From the new democratic wave to the resurgence of the radical right

Remember what the world looked like in the immediate aftermath of the 2007-2008 global financial crisis? In 2010 and 2011, massive protests erupted in Greece, Spain and Portugal. We had the Arab Spring. In America we had the Occupy Movement.

In Iceland, citizens drafted their own constitution, the first such constitution in the history of the world. New parties have emerged - Podemos in Spain, Syriza in Greece, M5S in Italy, the Pirate Movement across several European countries.

Wikileaks was wreaking havoc with reports on torture at Guantanamo and later on surveillance of citizens, or on the alliance between the American power structures and Wall Street against Occupy.

You didn't necessarily have to agree with every detail, but the direction was promising: more democracy, more inclusion, less authoritarianism. A huge wave of creativity and novelty, of democratic experimentation, of new organizational models. Everything seemed to be leading to a freer, more open and innovative society, with citizens better integrated into the body politic.

It seemed as if we were dealing with a new 1848 or 1968-type wave. The buzzwords were deliberative democracy, wiki-governance, participatory budgeting, inclusiveness, horizontal organisation (networks versus hierarchies).

Gradually, the tide was turned. Syriza won the elections and then died, Podemos became a parliamentary party and went quiet, M5S turned into a nightmare combining populism with Euroscepticism and conspiracy theories, flirting ever more blatantly with far-right ideas, the German Pirates entered the parliaments of several Länder and then imploded.

In the Middle East, the Arab Spring has turned into a winter from which no one knows how we will emerge. As for Wikileaks, the philosophy of its creator made it possible for the site to be used by Russia to interfere in the US election campaign, which has deeply discredited it.

The old anti-capitalist left, frustrated that for decades the people have been ignoring it at the ballot box, has also begun to boycott the wave, presenting it as proof of its own ignored greatness. Former communist parties transformed into environmentalist (or 'true left') parties have woken up from their lethargy and started to gather strength.

That's how Die Linke became a significant party in Germany, or the Left-Green Alliance on the rise in Iceland, at the expense of the Pirate Party, which seemed likely to become the biggest party in the country. In Spain, Izquierda Unida has been doing better and better in elections since 2013, the Greek Communists are also rising in the polls, and so on.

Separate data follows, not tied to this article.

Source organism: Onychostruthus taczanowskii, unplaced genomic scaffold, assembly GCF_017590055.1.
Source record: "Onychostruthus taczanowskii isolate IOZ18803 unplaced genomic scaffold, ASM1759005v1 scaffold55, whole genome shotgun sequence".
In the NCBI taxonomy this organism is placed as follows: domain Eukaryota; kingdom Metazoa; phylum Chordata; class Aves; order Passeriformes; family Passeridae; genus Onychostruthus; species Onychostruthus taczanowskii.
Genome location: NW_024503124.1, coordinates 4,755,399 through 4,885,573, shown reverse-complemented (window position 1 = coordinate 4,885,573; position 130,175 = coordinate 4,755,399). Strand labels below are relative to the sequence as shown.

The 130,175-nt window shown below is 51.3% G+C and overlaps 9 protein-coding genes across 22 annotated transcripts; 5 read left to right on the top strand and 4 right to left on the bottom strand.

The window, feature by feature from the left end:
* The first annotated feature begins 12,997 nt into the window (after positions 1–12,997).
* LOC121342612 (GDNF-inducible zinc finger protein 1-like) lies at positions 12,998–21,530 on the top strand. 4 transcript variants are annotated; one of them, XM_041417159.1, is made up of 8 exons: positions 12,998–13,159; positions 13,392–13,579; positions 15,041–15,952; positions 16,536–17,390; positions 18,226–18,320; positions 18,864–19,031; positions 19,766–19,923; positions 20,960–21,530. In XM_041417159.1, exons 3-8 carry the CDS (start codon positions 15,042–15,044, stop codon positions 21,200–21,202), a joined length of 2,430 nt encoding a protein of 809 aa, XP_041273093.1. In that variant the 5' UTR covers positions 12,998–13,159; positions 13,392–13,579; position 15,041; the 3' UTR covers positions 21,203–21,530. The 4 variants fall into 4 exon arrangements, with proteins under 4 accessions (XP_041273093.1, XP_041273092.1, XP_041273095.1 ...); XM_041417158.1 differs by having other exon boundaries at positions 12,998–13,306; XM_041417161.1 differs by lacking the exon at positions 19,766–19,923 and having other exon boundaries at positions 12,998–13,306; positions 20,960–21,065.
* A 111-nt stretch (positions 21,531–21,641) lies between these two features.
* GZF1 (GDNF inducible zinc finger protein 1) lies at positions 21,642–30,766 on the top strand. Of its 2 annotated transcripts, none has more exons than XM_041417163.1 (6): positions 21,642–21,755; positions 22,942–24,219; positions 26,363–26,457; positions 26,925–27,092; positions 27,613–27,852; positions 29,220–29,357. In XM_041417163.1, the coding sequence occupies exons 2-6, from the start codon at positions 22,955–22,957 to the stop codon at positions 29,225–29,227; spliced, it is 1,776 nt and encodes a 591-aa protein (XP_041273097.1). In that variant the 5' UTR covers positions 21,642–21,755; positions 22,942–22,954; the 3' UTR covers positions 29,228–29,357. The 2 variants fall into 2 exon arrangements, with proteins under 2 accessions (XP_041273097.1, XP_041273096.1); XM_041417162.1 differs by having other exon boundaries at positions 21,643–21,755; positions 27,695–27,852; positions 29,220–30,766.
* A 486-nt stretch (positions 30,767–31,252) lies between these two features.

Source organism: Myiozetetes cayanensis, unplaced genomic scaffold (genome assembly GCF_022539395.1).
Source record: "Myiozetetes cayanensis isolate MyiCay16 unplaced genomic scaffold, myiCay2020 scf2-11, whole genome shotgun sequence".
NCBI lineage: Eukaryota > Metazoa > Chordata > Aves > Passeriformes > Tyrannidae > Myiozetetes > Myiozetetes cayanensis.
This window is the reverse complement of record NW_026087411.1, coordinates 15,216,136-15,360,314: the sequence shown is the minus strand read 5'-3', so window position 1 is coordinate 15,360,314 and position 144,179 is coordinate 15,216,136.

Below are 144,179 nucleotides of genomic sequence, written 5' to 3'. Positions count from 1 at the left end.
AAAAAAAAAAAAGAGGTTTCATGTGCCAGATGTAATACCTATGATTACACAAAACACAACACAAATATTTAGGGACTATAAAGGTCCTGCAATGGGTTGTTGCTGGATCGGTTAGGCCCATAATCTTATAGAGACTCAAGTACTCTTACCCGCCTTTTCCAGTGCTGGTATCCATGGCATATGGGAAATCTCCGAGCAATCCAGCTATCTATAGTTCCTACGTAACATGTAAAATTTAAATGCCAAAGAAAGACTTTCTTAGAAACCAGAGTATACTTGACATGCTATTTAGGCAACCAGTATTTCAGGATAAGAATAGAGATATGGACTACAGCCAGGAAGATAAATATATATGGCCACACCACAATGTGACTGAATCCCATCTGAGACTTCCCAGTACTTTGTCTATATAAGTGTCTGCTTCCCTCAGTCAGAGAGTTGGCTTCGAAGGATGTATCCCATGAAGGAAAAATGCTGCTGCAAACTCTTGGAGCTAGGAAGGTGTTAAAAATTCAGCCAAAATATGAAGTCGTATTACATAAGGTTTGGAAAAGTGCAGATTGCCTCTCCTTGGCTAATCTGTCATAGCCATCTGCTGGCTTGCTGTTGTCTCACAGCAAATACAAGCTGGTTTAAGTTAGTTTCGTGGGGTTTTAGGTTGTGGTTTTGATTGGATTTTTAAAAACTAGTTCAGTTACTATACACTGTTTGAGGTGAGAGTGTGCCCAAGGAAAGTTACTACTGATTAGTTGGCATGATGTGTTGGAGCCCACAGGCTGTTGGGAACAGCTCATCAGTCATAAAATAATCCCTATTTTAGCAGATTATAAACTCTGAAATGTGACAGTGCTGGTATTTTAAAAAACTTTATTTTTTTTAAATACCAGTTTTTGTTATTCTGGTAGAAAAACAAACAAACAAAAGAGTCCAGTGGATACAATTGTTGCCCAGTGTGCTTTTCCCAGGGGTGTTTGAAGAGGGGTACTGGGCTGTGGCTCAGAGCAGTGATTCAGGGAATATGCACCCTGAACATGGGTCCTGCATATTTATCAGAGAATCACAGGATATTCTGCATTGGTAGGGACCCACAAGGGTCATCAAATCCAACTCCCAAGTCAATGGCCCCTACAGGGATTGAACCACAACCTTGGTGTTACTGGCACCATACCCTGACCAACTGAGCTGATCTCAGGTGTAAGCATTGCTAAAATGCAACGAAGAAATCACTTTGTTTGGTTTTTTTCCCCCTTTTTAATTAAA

The last relatively respectable figure at the intersection of the new wave and the old left was Bernie Sanders. He was still a vote-getter, because something of the Occupy Movement was still there. Of the unfashionable ones, awakened from lethargy after 20-30 years, Sanders was the most tolerable. But Jeremy Corbyn's Labour victory was a clear sign that the old left had killed the new wave.

Worse, the populist right has started to get stronger. Gradually, inclusion and innovation have been replaced by exclusion and tradition. Like the old left, the new populist right appealed to the past, coming dangerously close to fascist rhetoric. And the appeal of the new populist right has become more convincing than that of the old left. Together, these two forces completely destroyed the new wave of 2010-2011, and the new populist right took the prize.

New Right parties are on the rise all over Europe. We have practically a revival of the radical and extreme right, unimaginable 10 years ago. We've already had Brexit and Trump, and the fascists have formed the Italian government for the first time since WWII. In Germany, the AfD is the third largest party in terms of electoral share.

Democracies are not renewing themselves, as the protesters of 2010 and 2011 hoped, but rather collapsing one after the other. Authoritarianism and closure (first and foremost of minds and souls) seem ever stronger.

Today we are no longer talking about 1848 or 1968. Today we speak, with a heavy heart, about a decline in civil liberties and a new intolerant spirit that takes over the world.